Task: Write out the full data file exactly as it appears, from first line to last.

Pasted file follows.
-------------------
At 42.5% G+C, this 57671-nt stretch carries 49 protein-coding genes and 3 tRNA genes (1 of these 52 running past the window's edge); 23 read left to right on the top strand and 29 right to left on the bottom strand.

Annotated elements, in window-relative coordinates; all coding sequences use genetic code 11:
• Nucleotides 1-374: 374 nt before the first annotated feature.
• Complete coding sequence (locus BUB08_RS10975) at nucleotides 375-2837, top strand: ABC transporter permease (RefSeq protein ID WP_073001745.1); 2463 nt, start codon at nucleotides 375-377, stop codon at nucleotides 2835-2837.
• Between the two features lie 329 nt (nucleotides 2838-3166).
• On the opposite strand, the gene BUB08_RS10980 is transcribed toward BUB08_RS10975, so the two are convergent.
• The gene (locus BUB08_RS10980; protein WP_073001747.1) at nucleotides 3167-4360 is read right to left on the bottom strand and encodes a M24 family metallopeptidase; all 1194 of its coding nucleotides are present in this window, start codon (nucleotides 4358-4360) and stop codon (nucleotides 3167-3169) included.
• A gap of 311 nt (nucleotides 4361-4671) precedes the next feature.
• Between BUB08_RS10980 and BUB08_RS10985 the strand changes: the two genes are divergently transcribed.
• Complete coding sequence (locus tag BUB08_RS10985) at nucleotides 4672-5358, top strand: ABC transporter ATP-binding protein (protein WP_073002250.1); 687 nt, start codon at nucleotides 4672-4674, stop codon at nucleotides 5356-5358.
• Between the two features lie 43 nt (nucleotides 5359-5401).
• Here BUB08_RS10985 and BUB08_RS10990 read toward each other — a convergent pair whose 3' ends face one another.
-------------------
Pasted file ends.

At 42.5% G+C, this 57671-nt stretch carries 49 protein-coding genes and 3 tRNA genes (1 of these 52 running past the window's edge); 23 read left to right on the top strand and 29 right to left on the bottom strand.

Annotated elements, in window-relative coordinates; all coding sequences use genetic code 11:
• Nucleotides 1-374: 374 nt before the first annotated feature.
• Complete coding sequence (locus BUB08_RS10975) at nucleotides 375-2837, top strand: ABC transporter permease (RefSeq protein ID WP_073001745.1); 2463 nt, start codon at nucleotides 375-377, stop codon at nucleotides 2835-2837.
• Between the two features lie 329 nt (nucleotides 2838-3166).
• On the opposite strand, the gene BUB08_RS10980 is transcribed toward BUB08_RS10975, so the two are convergent.
• The gene (locus BUB08_RS10980; protein WP_073001747.1) at nucleotides 3167-4360 is read right to left on the bottom strand and encodes a M24 family metallopeptidase; all 1194 of its coding nucleotides are present in this window, start codon (nucleotides 4358-4360) and stop codon (nucleotides 3167-3169) included.
• A gap of 311 nt (nucleotides 4361-4671) precedes the next feature.
• Between BUB08_RS10980 and BUB08_RS10985 the strand changes: the two genes are divergently transcribed.
• Complete coding sequence (locus tag BUB08_RS10985) at nucleotides 4672-5358, top strand: ABC transporter ATP-binding protein (protein WP_073002250.1); 687 nt, start codon at nucleotides 4672-4674, stop codon at nucleotides 5356-5358.
• Between the two features lie 43 nt (nucleotides 5359-5401).
• Here BUB08_RS10985 and BUB08_RS10990 read toward each other — a convergent pair whose 3' ends face one another.